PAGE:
GameFan’s College Football USA ’96 Review Might Be the Worst Thing Ever Written


In an age when anyone can get online and write whatever nonsense about games they desire, I thought I’d already seen the worst video game analysis so-called “journalists” could produce. As it turns out, the worst video game review might have been written well before the Internet killed gaming magazines forever.

It almost seemed like there were more of these magazines than actual games in the 1990s. Right before web-based news giants changed the landscape of the games journalism industry, nearly every periodical publisher in America had some sort of game-related piece of literature on newsstands. Some of them were extremely memorable, and have become just as cherished as the games they covered. Others? Not as much.

GameFan was one of the least remarkable of the bunch, and if this review of the equally forgettable College Football USA ’96 is any indication, it’s easy to see why.

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Let’s ignore the numerous misspellings and run-on sentences for now and focus on the fact this review clearly has nothing to do with College Football ’96. Instead the author has chosen to forego his given responsibilities concerning this mediocre sports title and instead discuss “the all mighty ace Combat.”

It would therefore appear that this journalist is referring to Ace Combat for the Sony PlayStation developed by Namco. The article continues to unravel into a complete mess of gibberish and grammatical miscues.

Where in the hell was the editor on this one? Why was this even written to begin with?

The review actually made it to print in GameFan’s September 1995 issue, and the magazine’s subscriber base was justifiably less than pleased. The magazine’s higher-ups scrambled to cover their asses by blaming the shockingly bad review on a conspiracy-minded production partner who used anti-Japanese sentiment in order to sabotage the company’s relationship with the Asian gaming market.

From Editor In Chief Dave Halverson’s press release:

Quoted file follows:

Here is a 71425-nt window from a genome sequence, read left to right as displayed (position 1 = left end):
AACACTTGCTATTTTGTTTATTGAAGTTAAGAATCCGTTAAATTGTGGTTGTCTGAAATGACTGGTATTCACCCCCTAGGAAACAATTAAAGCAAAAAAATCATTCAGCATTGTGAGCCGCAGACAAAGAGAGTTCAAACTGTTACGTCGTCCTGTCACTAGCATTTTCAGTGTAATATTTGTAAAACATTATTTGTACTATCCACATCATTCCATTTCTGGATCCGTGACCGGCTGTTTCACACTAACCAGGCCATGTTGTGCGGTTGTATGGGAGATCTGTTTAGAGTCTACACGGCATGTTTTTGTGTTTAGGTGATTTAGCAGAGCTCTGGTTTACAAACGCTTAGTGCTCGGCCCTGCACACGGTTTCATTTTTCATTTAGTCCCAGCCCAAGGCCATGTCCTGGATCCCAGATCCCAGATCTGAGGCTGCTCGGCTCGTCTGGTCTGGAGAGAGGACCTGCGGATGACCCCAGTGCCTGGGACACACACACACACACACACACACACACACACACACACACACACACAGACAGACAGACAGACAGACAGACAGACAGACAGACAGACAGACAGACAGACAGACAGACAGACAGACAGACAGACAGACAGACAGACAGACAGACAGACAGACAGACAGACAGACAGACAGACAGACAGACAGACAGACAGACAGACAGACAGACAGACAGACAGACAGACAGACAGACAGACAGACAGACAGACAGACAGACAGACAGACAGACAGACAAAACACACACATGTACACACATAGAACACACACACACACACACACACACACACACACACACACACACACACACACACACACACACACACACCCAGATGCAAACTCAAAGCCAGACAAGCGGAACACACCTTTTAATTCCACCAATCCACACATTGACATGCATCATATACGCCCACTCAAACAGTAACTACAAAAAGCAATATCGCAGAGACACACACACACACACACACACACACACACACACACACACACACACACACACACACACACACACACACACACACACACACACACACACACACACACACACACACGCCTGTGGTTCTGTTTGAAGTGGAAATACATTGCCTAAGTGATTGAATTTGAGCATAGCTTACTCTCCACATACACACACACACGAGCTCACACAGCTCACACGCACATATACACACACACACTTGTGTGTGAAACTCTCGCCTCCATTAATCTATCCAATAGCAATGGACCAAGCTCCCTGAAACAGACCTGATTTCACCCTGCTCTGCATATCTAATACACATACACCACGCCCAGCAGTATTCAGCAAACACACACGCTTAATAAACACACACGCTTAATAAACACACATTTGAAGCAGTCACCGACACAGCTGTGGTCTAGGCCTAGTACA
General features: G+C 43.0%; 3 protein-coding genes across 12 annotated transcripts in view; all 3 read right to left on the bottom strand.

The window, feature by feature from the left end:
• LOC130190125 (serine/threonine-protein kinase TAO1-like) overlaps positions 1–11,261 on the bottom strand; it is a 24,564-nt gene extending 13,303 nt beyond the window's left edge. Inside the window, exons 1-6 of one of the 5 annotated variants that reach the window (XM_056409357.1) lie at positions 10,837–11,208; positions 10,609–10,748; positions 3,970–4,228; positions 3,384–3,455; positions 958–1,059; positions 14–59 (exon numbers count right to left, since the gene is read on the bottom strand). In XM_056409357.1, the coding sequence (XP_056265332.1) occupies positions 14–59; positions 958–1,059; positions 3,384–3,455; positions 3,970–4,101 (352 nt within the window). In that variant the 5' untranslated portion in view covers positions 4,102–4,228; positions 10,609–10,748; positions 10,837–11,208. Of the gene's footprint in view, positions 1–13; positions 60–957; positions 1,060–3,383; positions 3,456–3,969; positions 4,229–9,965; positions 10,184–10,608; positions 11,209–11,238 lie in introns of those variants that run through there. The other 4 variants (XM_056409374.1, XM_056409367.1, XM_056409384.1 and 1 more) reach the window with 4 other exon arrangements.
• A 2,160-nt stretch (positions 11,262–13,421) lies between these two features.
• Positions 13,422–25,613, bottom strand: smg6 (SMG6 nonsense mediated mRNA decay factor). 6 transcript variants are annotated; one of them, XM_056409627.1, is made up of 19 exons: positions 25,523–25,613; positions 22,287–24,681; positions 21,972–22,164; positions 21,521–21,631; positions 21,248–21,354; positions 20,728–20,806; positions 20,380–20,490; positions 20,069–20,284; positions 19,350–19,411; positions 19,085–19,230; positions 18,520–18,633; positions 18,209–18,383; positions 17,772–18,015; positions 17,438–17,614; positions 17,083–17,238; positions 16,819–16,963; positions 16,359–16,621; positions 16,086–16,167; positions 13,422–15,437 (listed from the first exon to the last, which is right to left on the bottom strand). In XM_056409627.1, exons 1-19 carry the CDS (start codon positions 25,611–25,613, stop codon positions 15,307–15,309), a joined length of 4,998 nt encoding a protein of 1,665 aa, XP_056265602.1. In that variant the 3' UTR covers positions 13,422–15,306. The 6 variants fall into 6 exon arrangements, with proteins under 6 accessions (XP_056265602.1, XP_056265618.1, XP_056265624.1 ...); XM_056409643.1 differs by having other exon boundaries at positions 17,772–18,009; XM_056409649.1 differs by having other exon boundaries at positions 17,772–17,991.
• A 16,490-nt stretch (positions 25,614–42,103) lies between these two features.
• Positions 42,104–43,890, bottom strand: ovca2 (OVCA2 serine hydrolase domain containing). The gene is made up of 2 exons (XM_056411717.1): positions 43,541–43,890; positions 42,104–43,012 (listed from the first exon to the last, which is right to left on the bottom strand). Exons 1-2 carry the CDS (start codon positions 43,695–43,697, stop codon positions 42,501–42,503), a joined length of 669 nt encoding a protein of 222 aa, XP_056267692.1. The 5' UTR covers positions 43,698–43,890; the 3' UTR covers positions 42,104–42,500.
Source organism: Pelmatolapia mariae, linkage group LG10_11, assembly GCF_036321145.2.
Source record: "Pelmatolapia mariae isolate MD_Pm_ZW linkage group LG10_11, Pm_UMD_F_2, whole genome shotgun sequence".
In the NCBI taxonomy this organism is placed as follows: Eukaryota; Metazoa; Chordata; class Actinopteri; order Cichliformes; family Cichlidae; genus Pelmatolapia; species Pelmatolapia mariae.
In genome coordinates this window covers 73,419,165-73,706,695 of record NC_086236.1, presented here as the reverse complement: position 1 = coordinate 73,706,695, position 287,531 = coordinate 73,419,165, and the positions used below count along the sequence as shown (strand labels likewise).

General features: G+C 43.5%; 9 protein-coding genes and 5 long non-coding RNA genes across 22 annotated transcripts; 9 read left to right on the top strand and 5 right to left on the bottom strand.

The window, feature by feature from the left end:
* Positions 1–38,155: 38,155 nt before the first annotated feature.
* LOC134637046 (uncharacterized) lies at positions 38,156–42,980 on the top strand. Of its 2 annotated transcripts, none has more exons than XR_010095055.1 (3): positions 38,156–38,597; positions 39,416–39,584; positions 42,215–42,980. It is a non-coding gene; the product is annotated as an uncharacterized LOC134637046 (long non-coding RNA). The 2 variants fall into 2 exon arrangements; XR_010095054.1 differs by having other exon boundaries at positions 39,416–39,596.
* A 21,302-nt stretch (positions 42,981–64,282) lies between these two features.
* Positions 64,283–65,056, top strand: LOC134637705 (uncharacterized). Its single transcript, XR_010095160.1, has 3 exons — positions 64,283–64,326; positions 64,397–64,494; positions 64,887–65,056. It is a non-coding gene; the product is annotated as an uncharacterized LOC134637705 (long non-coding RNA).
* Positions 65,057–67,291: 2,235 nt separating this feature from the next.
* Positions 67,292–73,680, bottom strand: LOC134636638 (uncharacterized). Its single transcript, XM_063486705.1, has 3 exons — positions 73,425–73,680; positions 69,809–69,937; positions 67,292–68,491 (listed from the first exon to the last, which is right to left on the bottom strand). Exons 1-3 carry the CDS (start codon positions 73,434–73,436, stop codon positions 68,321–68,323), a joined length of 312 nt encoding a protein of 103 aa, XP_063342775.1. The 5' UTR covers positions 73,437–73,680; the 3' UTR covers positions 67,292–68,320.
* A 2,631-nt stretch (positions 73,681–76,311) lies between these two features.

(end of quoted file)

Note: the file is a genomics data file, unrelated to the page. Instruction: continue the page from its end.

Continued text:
GameFan, more so than any other American title covering the gaming industry, has been the greatest proponent of the Japanese market and culture. This is a known fact in the industry and among gamers.

We are also the fastest growing gaming magazine on the market, despite the fact that our cover price is 20% higher than that of our competitors. We are thought of by readers of all gaming titles as the magazine with the highest production quality and editorial integrity. For these reasons, we are the constant target of our competitors.

Our September issue was the aim of sabotage. The intention was to include language in our issue offensive to the Japanese to damage relationships and set our friends against us.

During the production process, text containing various profanities and language offensive to the Japanese culture was woven throughout the text of the issue. We were able to remove the majority of the language. Despite our efforts, one paragraph contained within an editorial made it through the production process. By the time we discovered this, some of the copies were already distributed to retail outlets.

Unfortunately, because our production process largely involves digitized information on disk and it travels through the hands of several outside sources, it is subject to this type of manipulation. We were caught with our guard down, never having expected such an outrageous act. We have put safeguards in place to insure that this will never occur again.

The action was undoubtedly directed to harm GameFan.

It sounds like complete bullshit, and it was unsurprisingly just that. It turns out that the review was just used as a temporary placeholder until the actual one was completed. It was produced as an internal joke among the staff at the magazine, and was carelessly forgotten about and never removed.

GameFan ceased operations at the end of that decade, when online gaming news outlets emerged as the industry leaders. At least one of their employees scored some free Dreamcast spoils on the way out.

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